In the 2004 primaries, the Dean campaign was hyped in the press as a grassroots revolution that was changing presidential organizing forever. But on Caucus day in Iowa, the Kerry campaign dominated -- a campaign that had notoriously little grassroots appeal.
The same "On the Bus" press that had hyped the Dean revolution quickly declared it had all been smoke and mirrors. But there was almost no detailed research or analysis of what had actually taken place.
This time around, can OffTheBus fill that gap in campaign reporting, and discover what's really going on in the world of presidential field organizing? We think we can, but only with your help.
The reason the "On the Bus" crowd has difficulty covering field organizing well is that you can't write an accurate story about the field based on a handful quotes from campaign operatives. Instead, you need to have a view into hundreds of campaign offices and thousands of campaign events. That's impossible for reporters who are stuck "On the Bus."
But it's exactly what OffTheBus, with more than 1,500 volunteers, is poised to do. We need your help. We need as many OffTheBus volunteers as we can get to begin attending campaign events and filing reports about their experiences.
We'll be looking for details regarding how organizers conduct themselves, how well they follow up, how much effort they are putting into leadership training and development, and more.
Already, it's possible to see some dramatic differences -- at least on the surface -- of how campaigns are organizing. For example, look at the top three Democratic contenders in Iowa. Right now, on their websites you can see that:
- Barack Obama has several dozen events planned in Iowa -- different kinds, and many apparently organized by volunteers. Any supporter who wants to can jump on the campaign website, plan their own event, and get others involved.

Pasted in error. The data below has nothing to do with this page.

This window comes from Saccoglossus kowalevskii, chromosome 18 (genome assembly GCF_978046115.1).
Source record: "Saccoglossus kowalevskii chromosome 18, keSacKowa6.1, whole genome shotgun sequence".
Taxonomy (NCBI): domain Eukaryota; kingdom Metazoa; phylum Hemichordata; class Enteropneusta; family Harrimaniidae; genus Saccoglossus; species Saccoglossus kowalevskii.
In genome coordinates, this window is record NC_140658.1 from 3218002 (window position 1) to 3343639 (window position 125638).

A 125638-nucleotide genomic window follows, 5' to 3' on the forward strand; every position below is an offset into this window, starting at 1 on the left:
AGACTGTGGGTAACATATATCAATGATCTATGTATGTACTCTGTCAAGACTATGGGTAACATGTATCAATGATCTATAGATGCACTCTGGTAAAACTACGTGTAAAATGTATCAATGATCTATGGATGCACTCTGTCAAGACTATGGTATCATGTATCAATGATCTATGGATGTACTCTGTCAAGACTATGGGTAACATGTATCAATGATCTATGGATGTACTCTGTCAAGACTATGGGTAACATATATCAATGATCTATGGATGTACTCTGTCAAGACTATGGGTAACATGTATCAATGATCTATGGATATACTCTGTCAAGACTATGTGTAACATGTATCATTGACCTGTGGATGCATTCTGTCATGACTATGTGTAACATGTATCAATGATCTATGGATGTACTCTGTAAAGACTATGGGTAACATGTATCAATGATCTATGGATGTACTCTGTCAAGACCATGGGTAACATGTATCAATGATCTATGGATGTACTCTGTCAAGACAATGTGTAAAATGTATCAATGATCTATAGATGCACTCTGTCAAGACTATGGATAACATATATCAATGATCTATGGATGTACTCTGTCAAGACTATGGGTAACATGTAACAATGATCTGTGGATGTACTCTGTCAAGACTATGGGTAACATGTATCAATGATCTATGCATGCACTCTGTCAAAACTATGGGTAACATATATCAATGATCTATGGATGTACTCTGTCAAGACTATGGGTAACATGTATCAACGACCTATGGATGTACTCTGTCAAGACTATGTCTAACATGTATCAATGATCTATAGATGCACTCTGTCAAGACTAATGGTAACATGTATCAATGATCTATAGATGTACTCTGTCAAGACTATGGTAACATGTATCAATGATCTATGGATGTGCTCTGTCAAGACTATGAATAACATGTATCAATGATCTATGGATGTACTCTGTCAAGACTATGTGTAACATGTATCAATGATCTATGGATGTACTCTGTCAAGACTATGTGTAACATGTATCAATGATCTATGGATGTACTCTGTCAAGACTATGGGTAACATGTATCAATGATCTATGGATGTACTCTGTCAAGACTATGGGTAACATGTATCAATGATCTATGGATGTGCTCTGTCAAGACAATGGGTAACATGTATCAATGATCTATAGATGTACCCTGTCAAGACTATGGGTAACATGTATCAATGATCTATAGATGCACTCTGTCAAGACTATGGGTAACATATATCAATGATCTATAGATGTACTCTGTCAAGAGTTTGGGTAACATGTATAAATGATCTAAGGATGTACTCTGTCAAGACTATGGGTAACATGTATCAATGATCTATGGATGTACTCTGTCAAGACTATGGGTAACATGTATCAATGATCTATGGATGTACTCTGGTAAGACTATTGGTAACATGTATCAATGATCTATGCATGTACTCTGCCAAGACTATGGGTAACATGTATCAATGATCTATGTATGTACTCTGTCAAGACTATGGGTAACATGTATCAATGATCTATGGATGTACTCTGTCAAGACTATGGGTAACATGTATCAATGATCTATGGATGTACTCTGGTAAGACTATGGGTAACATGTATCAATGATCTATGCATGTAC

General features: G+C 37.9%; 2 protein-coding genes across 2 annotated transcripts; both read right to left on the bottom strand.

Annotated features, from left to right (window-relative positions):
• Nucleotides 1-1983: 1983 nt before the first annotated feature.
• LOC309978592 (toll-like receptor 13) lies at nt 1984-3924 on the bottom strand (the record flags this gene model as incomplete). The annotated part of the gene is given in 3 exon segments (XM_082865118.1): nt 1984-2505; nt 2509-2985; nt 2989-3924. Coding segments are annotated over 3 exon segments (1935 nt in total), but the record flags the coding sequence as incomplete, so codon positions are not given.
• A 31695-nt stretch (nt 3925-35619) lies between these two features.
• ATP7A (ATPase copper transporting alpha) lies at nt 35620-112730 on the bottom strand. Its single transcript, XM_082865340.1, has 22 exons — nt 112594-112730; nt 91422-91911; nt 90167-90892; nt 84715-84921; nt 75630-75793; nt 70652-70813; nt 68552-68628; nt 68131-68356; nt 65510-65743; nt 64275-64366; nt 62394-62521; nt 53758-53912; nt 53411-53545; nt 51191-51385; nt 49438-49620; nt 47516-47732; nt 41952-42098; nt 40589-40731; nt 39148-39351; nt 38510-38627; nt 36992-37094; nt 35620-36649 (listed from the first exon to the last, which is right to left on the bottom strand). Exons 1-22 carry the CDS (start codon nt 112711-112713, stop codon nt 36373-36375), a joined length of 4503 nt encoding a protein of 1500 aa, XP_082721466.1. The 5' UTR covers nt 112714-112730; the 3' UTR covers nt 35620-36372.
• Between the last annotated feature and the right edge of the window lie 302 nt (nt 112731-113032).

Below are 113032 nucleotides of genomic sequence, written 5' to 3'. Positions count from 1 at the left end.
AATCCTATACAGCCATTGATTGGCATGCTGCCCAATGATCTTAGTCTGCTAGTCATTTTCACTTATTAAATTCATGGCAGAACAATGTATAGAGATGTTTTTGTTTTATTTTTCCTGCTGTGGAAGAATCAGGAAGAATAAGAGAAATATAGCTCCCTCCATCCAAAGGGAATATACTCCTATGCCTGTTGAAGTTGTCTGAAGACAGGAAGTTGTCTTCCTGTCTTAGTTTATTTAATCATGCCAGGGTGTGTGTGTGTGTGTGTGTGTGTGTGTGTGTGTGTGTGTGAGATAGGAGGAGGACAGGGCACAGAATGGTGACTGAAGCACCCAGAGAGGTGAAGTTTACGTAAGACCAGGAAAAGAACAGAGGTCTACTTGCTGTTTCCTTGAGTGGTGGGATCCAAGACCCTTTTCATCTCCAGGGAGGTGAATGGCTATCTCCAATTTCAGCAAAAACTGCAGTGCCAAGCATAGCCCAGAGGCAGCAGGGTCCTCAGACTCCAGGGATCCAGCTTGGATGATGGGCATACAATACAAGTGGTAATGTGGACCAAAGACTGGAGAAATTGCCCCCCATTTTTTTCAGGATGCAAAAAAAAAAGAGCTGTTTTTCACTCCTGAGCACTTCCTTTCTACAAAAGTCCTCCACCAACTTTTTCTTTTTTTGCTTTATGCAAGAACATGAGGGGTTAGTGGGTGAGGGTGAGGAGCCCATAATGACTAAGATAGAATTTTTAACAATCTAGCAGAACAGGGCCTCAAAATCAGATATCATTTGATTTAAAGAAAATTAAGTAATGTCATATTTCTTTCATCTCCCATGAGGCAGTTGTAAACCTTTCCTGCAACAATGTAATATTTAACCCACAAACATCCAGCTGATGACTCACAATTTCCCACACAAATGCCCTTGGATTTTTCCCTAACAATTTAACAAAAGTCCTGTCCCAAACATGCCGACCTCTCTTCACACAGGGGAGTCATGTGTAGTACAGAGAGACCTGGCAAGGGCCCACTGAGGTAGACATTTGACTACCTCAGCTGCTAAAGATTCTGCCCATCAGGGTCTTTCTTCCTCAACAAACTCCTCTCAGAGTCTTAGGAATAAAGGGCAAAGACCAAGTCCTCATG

- John Edwards had an incredible 54 debate watch parties for Wednesday's debate.They appear to be organized by staff or supporters in close coordination with staff.
- Hillary Clinton, on the other hand, has almost no events listed on the campaign website in Iowa.
What's behind these differences? Is the Clinton campaign taking a less flashy, but more methodical approach to organization-building? Do all those Edwards debate watching parties indicate that they've already built a very strong organization? And are they using the parties to build it even stronger? And what's going on at all these Obama supporter-organized events? Is it the Dean-era chaos all over again? Or have organizers found a way to meld bottom-up self-organizing with accountability and results?
We would like to be able to answer those questions and more, not only in Iowa, but across all the early primary states and the country as a whole.
But we can only do it with your help. Let us know that you'd like to get involved by signing up here.
Please sign up today that we can let you know about specific assignments in your area.
And you can get started right away by finding any candidate's event in your area and attending as early as today.